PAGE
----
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There isn't much more to California than palm trees and sun — or so it seems to a European. Sure, the state is the most populous in the US and is known for the diversity of its population. But you don't find much proof of a rich cultural history that has grown over centuries. Some see this as the state's peculiar appeal — you have the freedom to be whoever you want at any given moment. Others view this as potential peril — people seem to live removed from traditional values. In California, it seems, opinions are formed as a result of "anything goes". 

How does a state like this react to a bit of controversy? Condoleezza Rice's return to Stanford University, where she last served as Provost (1993-2000), is a case in point. 

The former Secretary of State had quietly returned to Stanford as a professor of political science and a Senior Fellow at the university's Hoover Institution during the winter term. In mid-April, however, the peace and quiet disappeared when the media reported Rice's approval, in a 2002 memo to the then CIA chief George Tenet, of the use of waterboarding, before eventually crossing it off the list of interrogation techniques in 2005. According to the reports, Rice defended waterboarding, saying it did not constitute torture under the United Nations Convention, signed by the US in 1988. At first, the report seemed like old news and did not get much attention at Stanford, despite some pressure from within the Democratic Party to have an official investigation. The situation heated up when undergraduates questioned Rice, a former key player in an administration unpopular with students, about its interrogation techniques. The ensuing controversy, however, turned out not to be a political issue, but rather a tale about the intellectual life of a generation of students who wholeheartedly embrace the idea of change associated with the Obama administration.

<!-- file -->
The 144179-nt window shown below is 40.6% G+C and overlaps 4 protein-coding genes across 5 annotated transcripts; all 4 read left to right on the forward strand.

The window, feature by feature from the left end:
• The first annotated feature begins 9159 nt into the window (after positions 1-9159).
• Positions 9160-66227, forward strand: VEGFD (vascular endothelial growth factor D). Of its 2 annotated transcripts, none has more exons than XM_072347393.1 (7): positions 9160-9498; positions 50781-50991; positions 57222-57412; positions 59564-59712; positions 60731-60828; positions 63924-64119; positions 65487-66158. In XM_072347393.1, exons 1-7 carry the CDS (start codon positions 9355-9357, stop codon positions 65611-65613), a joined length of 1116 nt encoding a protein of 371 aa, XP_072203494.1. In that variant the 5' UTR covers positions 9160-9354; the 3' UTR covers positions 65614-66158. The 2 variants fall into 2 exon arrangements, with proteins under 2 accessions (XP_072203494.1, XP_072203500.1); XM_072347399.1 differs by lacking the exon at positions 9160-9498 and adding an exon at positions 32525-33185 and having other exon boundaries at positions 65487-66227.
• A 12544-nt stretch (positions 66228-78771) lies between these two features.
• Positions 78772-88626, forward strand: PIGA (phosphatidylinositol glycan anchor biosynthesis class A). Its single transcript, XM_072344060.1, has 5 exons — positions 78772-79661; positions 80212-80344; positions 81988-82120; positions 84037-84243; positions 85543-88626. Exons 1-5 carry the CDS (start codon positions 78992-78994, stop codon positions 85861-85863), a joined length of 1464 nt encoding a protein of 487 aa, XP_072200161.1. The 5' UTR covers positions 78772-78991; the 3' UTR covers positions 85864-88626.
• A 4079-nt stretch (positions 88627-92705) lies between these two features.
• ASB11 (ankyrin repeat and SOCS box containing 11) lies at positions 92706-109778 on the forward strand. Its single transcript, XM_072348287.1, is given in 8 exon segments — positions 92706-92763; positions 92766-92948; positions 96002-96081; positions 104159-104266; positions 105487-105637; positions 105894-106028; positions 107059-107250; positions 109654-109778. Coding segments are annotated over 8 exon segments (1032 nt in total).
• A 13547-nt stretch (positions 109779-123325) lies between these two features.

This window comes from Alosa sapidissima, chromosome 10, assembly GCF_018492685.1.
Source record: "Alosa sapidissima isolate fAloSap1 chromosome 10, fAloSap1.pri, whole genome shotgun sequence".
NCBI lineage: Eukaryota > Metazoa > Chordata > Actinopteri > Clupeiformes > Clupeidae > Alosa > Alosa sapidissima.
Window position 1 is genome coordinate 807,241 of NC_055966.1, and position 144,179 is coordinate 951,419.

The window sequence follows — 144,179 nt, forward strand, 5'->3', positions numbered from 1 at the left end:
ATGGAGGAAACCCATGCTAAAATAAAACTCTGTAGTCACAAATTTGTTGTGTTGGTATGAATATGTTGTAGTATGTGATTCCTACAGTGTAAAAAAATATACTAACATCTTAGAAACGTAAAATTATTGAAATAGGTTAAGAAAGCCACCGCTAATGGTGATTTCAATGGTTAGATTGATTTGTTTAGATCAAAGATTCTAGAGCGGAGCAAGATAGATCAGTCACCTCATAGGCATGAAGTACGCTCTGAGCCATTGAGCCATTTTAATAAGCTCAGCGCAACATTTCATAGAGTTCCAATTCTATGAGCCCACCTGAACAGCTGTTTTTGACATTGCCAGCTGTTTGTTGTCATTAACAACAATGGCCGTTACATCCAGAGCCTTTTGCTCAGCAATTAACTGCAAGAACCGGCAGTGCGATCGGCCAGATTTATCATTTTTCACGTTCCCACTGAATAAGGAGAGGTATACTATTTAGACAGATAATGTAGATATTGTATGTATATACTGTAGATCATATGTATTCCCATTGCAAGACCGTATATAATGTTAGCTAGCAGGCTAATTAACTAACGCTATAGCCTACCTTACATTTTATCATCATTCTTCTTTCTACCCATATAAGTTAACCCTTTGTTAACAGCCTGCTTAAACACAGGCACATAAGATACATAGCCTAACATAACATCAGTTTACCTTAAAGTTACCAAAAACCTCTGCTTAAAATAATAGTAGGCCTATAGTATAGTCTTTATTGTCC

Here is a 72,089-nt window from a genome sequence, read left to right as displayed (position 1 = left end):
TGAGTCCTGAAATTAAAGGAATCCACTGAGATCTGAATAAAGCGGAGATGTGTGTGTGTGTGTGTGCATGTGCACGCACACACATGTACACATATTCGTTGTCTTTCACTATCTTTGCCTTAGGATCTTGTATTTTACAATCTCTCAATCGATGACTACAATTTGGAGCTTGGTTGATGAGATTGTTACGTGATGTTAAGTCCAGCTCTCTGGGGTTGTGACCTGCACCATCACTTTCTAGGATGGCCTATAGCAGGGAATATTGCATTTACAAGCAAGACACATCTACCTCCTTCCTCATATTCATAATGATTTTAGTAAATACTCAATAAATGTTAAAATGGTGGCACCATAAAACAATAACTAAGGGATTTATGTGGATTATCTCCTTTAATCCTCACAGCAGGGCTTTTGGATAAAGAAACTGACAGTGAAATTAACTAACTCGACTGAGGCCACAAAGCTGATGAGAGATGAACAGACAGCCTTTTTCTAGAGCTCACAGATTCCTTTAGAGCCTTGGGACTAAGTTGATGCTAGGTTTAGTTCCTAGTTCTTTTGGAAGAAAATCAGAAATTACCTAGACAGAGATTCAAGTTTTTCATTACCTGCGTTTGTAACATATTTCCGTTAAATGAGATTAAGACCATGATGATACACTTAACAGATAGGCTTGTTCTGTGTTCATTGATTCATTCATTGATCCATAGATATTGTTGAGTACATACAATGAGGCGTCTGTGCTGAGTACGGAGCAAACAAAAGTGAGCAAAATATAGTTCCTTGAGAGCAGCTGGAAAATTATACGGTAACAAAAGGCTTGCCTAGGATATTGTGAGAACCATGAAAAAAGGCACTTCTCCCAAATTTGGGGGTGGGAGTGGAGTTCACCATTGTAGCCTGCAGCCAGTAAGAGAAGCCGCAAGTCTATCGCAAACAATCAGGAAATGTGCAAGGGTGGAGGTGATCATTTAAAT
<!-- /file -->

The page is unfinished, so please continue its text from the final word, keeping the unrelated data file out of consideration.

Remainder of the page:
The tale begins in an unassuming student hall of residence. Rice had agreed to dine with some of its residents. At the after-dinner discussion, Rice defended her stance on interrogation techniques. A student secretly recorded this and uploaded it to YouTube. The next day, the student newspaper ran a story about the event, under the headline "Rice defends waterboarding". The outrage was echoed in the national media, which followed up the story. On his blog, ABC's George Stephanopoulos wrote that it was the first time since the release of Justice Department memos that anyone had got "Condie" Rice on the record about the Bush administration's interrogation tactics. The Atlantic magazine blogger Andrew Sullivan labelled the video Rice's "Nixon moment", because of her declaration that waterboarding did not violate domestic or international law by definition because it had been cleared by the President. This was Nixon's defence of Watergate in his interview with David Frost. 

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Darkman
December 4th, 2012
1:12 AM
A Leftist "intellectual" is a contradiction in terms! Academia should be burnt to the ground. Amerikkka sucks, but they'll never leave. Closed-minded, dogmatic, judgmental, affluent hypocrites, the lot of them.

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